FROM LAMBTON SHIELD MAGAZINE

Sounds right

For Christine Feige, a life of helping people hear better is a wonderful thing indeed

When the name Feige is mentioned, especially in Sarnia-Lambton, chances are it’s in connection with the third-generation family of denturists that continue to serve the community.

But there’s another Feige and her name is Christine.

She’s the owner of ActivEars, located on Christina Street in a building she once shared with her brother, Ron, the denturist now located on Lambton Mall Road at Exmouth Street.

How Christine found herself heading in a different direction than her father, Horst, and his father, Reinhold, is a story that deserves telling, particularly since the only girl in a family of four has found a way of extending a heritage of service that the Feige family has built over the years.

Our story begins in Niagara Falls, where Christine was born but moved to Sarnia in 1972, the denture business run by her father taking shape in a building that once stood at the southeast corner of Christina Street and London Road (where a 7/11 convenience store/gas bar now stands).

Growing up, and particularly (she tells us) being the only girl in a European family, Christine took the advice of her Dad: “You’ve got to work 10 times as hard and be 10 times as smart.”

“I just think what he really meant was you have to surround yourself with good people,” she says.

For a young Christine, hard work at least initially took shape in various restaurants, where she spent a lot of time waitressing and even had thoughts of opening her own restaurant some day.

What actually took place was her heading to George Brown College, where she took a program in dental office administration, followed by a period where she worked for a group of dentists in Brampton.

It wasn’t long, however, before Christine found the idea of spending a lifetime in a dental office not quite what she was looking for.

What happened next was one of those serendipitous events that occurs from time to time.

Someone in the hearing field had connected with her Dad, suggesting that he could come into the office and test the hearing of all the staff members, an invitation that was quickly accepted.

During that one-week visit, Christine was hooked on the idea that this could very well be the career she was looking for.

A little further investigation and she found herself heading back to George Brown, which in the early 1990s was offering one of the first programs of its kind in Ontario, with Christine becoming one of the first students to attend the program, taught by seasoned professionals ready to share their decades of experience.

“It was their first time they were able to formally share those skills with another generation,” says Christine.

But securing her license (she graduated in 1993) first meant serving for 1,000 hours in a clinic, which Christine did in London, travelling back and forth from Sarnia.

Her ambition, however, and one that she’s since seen come to fruition, was the opening of hearing clinics in communities where her denturist family was already operating, including Owen Sound, Hanover and Durham, in addition to Sarnia.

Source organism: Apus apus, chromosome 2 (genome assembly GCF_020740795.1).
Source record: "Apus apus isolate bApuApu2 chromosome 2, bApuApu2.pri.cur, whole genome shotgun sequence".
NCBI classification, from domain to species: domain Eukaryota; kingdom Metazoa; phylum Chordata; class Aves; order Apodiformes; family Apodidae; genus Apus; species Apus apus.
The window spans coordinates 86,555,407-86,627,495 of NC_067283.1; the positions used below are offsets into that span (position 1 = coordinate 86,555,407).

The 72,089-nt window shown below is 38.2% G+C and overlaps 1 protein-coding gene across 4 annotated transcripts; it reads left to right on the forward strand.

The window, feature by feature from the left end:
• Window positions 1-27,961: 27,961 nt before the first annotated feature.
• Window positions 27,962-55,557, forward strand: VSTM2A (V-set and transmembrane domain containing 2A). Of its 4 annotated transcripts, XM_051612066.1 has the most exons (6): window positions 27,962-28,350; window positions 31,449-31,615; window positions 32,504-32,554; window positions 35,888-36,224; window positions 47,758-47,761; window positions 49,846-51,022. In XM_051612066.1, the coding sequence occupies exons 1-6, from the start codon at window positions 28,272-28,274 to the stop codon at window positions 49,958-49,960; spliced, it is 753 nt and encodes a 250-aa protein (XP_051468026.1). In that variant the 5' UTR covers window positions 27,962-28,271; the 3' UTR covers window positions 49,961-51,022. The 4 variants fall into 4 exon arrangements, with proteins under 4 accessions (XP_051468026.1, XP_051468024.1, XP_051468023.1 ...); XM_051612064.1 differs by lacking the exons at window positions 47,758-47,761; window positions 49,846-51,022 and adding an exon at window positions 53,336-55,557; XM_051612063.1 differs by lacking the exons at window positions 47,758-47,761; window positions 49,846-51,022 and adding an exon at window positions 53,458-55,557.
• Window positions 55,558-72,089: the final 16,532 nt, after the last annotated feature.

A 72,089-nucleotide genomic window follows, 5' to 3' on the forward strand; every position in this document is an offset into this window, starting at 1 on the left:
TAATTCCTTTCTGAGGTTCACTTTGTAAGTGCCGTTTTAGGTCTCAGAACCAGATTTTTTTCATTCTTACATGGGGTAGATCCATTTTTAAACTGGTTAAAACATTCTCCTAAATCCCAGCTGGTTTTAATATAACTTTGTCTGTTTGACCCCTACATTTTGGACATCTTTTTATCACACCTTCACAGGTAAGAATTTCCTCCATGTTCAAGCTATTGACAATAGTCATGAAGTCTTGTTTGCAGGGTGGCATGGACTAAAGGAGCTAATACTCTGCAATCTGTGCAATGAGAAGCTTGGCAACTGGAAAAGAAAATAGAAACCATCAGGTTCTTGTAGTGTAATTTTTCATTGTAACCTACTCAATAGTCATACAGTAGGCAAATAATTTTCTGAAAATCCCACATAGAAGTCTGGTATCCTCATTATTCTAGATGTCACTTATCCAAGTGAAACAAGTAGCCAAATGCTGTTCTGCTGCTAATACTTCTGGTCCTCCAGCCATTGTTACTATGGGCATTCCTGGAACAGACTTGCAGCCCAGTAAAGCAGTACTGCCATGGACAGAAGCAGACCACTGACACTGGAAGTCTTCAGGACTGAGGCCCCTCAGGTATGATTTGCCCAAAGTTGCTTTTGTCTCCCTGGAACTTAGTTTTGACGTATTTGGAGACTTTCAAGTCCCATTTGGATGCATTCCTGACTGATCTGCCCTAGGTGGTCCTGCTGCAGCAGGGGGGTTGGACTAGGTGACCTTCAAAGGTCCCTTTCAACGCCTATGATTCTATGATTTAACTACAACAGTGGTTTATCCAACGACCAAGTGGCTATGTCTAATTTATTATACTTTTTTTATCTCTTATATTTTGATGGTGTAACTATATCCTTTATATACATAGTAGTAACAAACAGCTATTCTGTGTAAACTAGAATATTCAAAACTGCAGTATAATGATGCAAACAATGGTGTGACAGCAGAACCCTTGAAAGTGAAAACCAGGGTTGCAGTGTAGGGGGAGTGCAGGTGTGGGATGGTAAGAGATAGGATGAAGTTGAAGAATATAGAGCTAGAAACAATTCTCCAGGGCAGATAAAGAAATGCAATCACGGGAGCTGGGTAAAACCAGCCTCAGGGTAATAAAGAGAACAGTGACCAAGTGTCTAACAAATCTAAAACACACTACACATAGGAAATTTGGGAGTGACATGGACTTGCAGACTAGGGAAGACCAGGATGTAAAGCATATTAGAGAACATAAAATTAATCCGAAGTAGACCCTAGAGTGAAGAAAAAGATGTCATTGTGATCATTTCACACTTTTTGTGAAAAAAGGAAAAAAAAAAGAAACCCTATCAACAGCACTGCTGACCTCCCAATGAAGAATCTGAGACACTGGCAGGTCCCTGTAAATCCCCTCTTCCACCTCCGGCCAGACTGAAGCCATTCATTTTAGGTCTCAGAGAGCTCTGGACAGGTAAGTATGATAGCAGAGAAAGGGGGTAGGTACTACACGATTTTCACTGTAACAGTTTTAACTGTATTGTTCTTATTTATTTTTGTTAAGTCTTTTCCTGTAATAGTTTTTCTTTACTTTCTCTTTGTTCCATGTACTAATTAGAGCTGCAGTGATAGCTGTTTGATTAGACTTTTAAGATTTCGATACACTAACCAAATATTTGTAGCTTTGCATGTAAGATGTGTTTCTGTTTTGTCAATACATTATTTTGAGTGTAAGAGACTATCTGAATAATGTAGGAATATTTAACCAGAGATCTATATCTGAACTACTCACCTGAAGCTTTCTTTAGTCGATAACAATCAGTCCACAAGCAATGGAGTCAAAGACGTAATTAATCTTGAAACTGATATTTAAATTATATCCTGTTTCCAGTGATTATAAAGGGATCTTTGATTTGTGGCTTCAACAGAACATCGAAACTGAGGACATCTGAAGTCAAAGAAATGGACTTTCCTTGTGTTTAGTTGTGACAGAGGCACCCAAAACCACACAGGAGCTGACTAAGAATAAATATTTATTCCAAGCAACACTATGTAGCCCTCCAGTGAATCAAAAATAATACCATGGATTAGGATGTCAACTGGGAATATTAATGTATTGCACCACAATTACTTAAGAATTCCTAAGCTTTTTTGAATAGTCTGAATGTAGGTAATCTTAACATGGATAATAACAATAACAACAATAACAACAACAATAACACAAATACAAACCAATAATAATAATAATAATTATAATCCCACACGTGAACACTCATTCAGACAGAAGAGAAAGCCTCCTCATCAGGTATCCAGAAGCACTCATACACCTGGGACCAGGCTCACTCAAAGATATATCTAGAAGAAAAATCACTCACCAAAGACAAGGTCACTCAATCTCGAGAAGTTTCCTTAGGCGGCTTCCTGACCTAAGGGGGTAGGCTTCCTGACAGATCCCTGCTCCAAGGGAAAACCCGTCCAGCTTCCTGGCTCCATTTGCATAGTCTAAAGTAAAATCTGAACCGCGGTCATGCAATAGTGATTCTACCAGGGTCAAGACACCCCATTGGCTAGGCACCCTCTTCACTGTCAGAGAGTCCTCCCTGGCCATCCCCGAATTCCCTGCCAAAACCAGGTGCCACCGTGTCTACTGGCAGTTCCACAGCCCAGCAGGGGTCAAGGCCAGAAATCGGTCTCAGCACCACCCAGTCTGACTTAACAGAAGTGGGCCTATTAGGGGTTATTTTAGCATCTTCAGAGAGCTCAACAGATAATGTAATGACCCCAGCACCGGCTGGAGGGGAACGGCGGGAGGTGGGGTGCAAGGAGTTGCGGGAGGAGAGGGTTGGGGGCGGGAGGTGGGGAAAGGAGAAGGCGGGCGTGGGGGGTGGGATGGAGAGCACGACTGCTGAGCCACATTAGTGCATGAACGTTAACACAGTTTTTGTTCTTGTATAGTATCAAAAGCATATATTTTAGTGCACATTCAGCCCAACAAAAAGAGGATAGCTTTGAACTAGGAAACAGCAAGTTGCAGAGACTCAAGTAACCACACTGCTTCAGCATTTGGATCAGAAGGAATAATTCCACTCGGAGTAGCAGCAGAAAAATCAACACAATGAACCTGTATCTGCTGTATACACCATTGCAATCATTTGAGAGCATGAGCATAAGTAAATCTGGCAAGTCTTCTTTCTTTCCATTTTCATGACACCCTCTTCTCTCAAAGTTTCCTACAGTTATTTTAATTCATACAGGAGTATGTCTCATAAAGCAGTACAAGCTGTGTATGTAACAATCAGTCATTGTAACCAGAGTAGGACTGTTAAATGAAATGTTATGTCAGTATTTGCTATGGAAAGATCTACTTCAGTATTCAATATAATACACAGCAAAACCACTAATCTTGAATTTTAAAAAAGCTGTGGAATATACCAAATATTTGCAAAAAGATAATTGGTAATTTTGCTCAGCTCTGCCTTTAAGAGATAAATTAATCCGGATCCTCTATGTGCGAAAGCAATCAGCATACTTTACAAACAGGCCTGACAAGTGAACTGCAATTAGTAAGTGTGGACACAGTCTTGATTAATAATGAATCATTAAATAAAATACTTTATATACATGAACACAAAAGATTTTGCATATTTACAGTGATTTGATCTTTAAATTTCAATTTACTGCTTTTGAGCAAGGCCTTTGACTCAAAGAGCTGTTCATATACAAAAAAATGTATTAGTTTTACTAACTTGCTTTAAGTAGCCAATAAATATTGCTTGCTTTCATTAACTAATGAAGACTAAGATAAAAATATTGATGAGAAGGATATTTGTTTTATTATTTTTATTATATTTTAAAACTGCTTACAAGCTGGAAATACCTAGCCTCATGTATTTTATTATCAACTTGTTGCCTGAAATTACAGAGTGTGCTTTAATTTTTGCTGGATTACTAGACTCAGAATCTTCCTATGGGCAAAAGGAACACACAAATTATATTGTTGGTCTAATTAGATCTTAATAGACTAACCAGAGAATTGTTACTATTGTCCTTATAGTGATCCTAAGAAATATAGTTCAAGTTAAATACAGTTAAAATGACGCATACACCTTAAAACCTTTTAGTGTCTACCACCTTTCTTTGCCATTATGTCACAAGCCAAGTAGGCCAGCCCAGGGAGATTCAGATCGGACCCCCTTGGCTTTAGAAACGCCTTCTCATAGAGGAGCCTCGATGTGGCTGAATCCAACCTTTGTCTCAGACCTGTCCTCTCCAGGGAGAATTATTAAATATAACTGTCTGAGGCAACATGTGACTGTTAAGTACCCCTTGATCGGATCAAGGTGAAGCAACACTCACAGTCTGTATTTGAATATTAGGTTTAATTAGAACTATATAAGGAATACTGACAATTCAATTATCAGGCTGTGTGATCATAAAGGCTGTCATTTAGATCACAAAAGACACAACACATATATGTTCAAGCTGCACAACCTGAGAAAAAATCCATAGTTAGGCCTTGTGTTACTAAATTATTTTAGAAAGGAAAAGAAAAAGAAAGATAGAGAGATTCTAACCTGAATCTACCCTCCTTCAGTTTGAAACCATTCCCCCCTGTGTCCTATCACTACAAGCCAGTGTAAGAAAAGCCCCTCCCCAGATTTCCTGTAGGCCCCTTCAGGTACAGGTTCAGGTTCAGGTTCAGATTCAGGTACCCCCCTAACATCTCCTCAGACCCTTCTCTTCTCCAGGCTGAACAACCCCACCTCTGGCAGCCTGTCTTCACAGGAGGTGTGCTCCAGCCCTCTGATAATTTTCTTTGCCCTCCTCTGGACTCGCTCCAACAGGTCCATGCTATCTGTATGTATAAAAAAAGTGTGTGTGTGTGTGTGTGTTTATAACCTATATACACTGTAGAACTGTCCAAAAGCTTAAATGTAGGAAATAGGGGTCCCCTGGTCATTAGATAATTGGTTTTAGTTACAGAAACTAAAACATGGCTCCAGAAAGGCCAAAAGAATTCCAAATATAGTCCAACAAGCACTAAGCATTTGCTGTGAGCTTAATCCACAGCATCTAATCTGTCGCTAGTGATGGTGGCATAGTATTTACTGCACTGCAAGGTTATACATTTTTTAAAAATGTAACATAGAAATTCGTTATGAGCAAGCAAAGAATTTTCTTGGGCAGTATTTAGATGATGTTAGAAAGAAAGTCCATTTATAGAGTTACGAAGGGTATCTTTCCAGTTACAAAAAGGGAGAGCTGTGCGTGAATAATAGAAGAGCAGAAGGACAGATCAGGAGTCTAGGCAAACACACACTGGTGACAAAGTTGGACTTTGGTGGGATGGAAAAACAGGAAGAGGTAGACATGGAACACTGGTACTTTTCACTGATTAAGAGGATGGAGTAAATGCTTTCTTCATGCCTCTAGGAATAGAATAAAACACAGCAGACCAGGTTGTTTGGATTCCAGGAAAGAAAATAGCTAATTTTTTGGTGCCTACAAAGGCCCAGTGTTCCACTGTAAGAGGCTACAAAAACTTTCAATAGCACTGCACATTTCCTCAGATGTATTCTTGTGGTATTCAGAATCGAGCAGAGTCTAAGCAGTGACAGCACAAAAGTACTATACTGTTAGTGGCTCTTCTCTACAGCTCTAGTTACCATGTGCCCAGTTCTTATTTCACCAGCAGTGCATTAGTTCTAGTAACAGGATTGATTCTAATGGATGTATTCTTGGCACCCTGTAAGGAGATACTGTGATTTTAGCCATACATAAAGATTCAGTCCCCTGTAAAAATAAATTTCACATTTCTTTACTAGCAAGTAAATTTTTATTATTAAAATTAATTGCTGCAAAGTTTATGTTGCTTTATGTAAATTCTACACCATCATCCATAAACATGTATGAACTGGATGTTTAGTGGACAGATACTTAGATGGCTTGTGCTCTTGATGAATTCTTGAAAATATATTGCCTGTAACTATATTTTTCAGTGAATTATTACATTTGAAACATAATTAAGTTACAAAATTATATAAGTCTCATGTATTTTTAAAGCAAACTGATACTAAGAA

“I was very lucky to to be able to provide opportunities for people already working with my Dad’s offices and he was able to support our growth in the early years,” she added.

Over the years Christine has been serving the community through ActivEars, she’s heard countless stories and seen the effect of people who suddenly become aware of sounds around them that they’ve missed for years, like the notes on a piano or the sounds of birds that had been hidden from them.

“And of course, it makes a big difference when you can hear people talking. A huge difference,” said Christine.

What’s a key part of her mission that she’s wrapped around ActivEars is being able to help people discover the state of their hearing, something that isn’t always obvious to someone who may, in fact, be needing the kind of help a hearing specialist can provide, whether that’s some sort of hearing aid or just to remove wax from their ears as a first step in an ongoing program of maintenance.

“People don’t necessarily realize all that’s required and the word ‘test’ may be a scary word, but it’s what we need to give us a baseline. Honestly, we’d rather people not be scared, but the more parts of the brain that we can check out, the more people will have a baseline that we can work with.”

Looking forward, what Christine is keenly aware of is the need for more staff, the people who will help her make a real difference in the lives of her clients, now and in the future.

There’s also an ongoing challenge, which Christine became aware of early in her career as a hearing specialist, that being reducing the stigma associated with people who need hearing aids.

“The fact is, with the technology that continues to advance, and the idea that some people may even have been misdiagnosed as suffering from dementia when it might be related to their hearing, those kinds of issues are very important to me,” she said.

This article originally appeared in the July/August 2019 issue of Lambton Shield magazine.

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